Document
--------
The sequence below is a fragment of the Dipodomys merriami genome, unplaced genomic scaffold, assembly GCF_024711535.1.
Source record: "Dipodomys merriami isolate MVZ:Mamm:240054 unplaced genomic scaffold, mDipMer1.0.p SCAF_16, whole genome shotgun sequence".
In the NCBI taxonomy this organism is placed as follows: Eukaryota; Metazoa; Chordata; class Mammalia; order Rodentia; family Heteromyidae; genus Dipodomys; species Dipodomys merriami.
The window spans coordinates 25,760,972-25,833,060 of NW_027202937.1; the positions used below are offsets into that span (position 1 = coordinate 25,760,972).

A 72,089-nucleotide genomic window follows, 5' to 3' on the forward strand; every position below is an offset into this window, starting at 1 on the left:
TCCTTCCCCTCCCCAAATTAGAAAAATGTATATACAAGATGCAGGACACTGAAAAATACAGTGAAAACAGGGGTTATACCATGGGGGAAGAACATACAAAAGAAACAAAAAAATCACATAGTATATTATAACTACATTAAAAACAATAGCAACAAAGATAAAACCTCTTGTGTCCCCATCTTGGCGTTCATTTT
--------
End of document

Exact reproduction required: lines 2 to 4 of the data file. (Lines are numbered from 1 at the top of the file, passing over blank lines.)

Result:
Source record: "Dipodomys merriami isolate MVZ:Mamm:240054 unplaced genomic scaffold, mDipMer1.0.p SCAF_16, whole genome shotgun sequence".
In the NCBI taxonomy this organism is placed as follows: Eukaryota; Metazoa; Chordata; class Mammalia; order Rodentia; family Heteromyidae; genus Dipodomys; species Dipodomys merriami.
The window spans coordinates 25,760,972-25,833,060 of NW_027202937.1; the positions used below are offsets into that span (position 1 = coordinate 25,760,972).